Security

Hands-on with Kubernetes Pod Security Policies

Kubernetes Pod Security Policies allow you to control the security specifications that pods must adhere to in order to run in your cluster. You can block users from deploying inherently insecure pods either intentionally or unintentionally. This sounds like a great feature and a security best practice and can be a big step toward keeping your cluster free of insecure resources.

However, some pods may require additional security permissions beyond what most cluster users are allowed to deploy. For example, monitoring or metrics tooling may need host network access or may need to run in privileged mode. Also, you may need to allow developers to run applications with additional capabilities during early development stages just to make progress.

How hard is it to use Pod Security Policies to judiciously secure your cluster? We’ll look at that in this blog post.

Who Can…?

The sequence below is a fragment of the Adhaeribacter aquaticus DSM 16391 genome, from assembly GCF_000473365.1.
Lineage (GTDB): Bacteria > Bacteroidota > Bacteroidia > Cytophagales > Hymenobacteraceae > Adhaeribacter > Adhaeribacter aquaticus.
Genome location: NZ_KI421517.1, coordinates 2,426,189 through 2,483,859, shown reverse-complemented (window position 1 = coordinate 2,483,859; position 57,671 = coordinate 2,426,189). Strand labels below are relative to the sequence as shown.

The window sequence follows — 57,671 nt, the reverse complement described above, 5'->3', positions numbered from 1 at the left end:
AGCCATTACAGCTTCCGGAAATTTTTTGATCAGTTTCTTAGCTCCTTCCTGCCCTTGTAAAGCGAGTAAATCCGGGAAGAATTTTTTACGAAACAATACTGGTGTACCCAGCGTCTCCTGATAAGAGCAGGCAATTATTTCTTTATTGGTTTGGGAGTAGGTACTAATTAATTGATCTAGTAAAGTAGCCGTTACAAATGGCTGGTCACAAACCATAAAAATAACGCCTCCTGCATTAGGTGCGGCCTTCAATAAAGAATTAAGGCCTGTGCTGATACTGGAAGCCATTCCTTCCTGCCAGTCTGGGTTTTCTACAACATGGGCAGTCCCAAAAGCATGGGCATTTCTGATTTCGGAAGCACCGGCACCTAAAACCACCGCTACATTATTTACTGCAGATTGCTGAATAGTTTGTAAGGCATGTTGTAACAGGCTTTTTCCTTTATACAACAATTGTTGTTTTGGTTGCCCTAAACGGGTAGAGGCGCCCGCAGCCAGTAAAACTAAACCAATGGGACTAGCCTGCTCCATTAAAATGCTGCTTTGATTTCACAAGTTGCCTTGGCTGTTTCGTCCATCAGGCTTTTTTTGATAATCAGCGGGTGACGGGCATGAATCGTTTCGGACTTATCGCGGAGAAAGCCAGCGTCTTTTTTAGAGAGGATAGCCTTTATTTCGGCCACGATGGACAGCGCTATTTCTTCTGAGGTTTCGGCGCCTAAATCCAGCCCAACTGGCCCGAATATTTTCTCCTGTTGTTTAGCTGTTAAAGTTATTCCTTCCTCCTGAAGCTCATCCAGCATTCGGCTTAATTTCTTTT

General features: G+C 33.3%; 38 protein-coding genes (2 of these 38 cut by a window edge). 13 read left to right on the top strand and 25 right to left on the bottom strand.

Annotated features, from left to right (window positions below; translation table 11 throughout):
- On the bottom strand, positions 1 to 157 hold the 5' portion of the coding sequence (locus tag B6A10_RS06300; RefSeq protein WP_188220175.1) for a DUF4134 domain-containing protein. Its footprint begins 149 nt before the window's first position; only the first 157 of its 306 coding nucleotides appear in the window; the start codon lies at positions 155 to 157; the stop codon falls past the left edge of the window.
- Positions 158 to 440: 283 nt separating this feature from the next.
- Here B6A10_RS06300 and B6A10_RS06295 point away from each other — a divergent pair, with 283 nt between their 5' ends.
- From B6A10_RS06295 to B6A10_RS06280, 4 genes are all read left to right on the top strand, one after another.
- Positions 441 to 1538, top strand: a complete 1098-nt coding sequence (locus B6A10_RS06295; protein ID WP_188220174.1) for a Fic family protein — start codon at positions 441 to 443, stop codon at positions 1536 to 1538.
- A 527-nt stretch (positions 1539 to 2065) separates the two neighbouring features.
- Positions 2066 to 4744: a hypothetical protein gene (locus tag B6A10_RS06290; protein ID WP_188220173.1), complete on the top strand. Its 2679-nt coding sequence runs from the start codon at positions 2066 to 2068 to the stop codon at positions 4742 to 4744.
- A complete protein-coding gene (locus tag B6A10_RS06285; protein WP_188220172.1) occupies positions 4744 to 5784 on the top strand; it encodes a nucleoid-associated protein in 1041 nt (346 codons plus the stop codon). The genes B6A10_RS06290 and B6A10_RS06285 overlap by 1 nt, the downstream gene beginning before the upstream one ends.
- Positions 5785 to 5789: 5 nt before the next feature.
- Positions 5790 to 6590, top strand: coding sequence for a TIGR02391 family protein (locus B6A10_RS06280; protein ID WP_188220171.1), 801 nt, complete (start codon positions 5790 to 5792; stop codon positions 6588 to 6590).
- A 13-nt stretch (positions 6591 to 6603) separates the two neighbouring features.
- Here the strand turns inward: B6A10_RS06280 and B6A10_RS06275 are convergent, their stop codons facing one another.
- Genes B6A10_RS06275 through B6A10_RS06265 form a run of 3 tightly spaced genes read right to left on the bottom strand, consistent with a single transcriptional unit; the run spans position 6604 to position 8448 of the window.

Managing a Kubernetes cluster with one user is easy. Once you go beyond one user, you need to start using Role-Based Access Control (RBAC). I’ve delved into this topic several times in the past with posts on how to Create a Kubernetes User Sandbox in Docker Enterprise and Functional Kubernetes Namespaces in Docker Enterprise. But, once you get beyond a couple of users and/or teams and a few namespaces for them, it quickly becomes difficult to keep track of who can do what and where. And, as time goes on and more and more people have a hand in setting up your RBAC, it can get even more confusing. You can and should have your RBAC resource definitions in source control but it’s not easy to read and is hard to visualize. Enter the open source who-can kubectl plugin from the folks at Aqua Security. It gives you the ability to show who (subjects) can do what (verbs) to what (resources) and where (namespaces).